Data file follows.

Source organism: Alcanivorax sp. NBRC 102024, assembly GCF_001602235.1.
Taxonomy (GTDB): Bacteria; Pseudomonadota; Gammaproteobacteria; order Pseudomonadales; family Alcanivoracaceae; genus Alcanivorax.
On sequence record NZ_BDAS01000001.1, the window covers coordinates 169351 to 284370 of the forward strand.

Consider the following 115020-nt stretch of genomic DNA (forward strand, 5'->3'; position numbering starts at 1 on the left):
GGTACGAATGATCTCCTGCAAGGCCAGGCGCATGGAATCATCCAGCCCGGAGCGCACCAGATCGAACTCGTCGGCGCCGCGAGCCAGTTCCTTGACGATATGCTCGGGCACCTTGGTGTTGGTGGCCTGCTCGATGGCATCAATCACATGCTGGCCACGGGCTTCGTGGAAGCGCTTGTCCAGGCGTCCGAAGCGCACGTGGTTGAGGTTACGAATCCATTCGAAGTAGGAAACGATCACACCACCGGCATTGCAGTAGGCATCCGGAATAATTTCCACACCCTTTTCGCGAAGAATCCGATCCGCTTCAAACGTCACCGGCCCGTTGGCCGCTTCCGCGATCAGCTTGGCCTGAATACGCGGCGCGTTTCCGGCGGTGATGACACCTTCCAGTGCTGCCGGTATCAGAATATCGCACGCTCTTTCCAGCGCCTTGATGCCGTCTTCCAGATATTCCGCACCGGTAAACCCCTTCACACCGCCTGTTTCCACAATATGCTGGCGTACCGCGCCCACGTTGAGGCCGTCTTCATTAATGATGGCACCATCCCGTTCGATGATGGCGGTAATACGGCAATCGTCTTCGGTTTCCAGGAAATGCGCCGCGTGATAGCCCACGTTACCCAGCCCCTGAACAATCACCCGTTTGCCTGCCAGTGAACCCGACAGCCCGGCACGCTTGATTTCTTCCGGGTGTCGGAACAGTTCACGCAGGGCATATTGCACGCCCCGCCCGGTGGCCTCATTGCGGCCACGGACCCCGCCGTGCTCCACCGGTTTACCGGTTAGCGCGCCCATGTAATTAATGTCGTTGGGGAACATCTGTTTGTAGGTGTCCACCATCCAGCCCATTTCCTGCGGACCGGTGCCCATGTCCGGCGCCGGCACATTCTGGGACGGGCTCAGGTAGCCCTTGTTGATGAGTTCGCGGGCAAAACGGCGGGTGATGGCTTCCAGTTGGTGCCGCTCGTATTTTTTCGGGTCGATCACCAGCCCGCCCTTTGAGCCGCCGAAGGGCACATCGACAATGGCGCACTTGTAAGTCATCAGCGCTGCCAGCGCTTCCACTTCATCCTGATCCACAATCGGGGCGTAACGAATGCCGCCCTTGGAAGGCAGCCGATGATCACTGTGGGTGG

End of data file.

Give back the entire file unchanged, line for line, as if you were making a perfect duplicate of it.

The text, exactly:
Source organism: Alcanivorax sp. NBRC 102024, assembly GCF_001602235.1.
Taxonomy (GTDB): Bacteria; Pseudomonadota; Gammaproteobacteria; order Pseudomonadales; family Alcanivoracaceae; genus Alcanivorax.
On sequence record NZ_BDAS01000001.1, the window covers coordinates 169351 to 284370 of the forward strand.

Consider the following 115020-nt stretch of genomic DNA (forward strand, 5'->3'; position numbering starts at 1 on the left):
GGTACGAATGATCTCCTGCAAGGCCAGGCGCATGGAATCATCCAGCCCGGAGCGCACCAGATCGAACTCGTCGGCGCCGCGAGCCAGTTCCTTGACGATATGCTCGGGCACCTTGGTGTTGGTGGCCTGCTCGATGGCATCAATCACATGCTGGCCACGGGCTTCGTGGAAGCGCTTGTCCAGGCGTCCGAAGCGCACGTGGTTGAGGTTACGAATCCATTCGAAGTAGGAAACGATCACACCACCGGCATTGCAGTAGGCATCCGGAATAATTTCCACACCCTTTTCGCGAAGAATCCGATCCGCTTCAAACGTCACCGGCCCGTTGGCCGCTTCCGCGATCAGCTTGGCCTGAATACGCGGCGCGTTTCCGGCGGTGATGACACCTTCCAGTGCTGCCGGTATCAGAATATCGCACGCTCTTTCCAGCGCCTTGATGCCGTCTTCCAGATATTCCGCACCGGTAAACCCCTTCACACCGCCTGTTTCCACAATATGCTGGCGTACCGCGCCCACGTTGAGGCCGTCTTCATTAATGATGGCACCATCCCGTTCGATGATGGCGGTAATACGGCAATCGTCTTCGGTTTCCAGGAAATGCGCCGCGTGATAGCCCACGTTACCCAGCCCCTGAACAATCACCCGTTTGCCTGCCAGTGAACCCGACAGCCCGGCACGCTTGATTTCTTCCGGGTGTCGGAACAGTTCACGCAGGGCATATTGCACGCCCCGCCCGGTGGCCTCATTGCGGCCACGGACCCCGCCGTGCTCCACCGGTTTACCGGTTAGCGCGCCCATGTAATTAATGTCGTTGGGGAACATCTGTTTGTAGGTGTCCACCATCCAGCCCATTTCCTGCGGACCGGTGCCCATGTCCGGCGCCGGCACATTCTGGGACGGGCTCAGGTAGCCCTTGTTGATGAGTTCGCGGGCAAAACGGCGGGTGATGGCTTCCAGTTGGTGCCGCTCGTATTTTTTCGGGTCGATCACCAGCCCGCCCTTTGAGCCGCCGAAGGGCACATCGACAATGGCGCACTTGTAAGTCATCAGCGCTGCCAGCGCTTCCACTTCATCCTGATCCACAATCGGGGCGTAACGAATGCCGCCCTTGGAAGGCAGCCGATGATCACTGTGGGTGG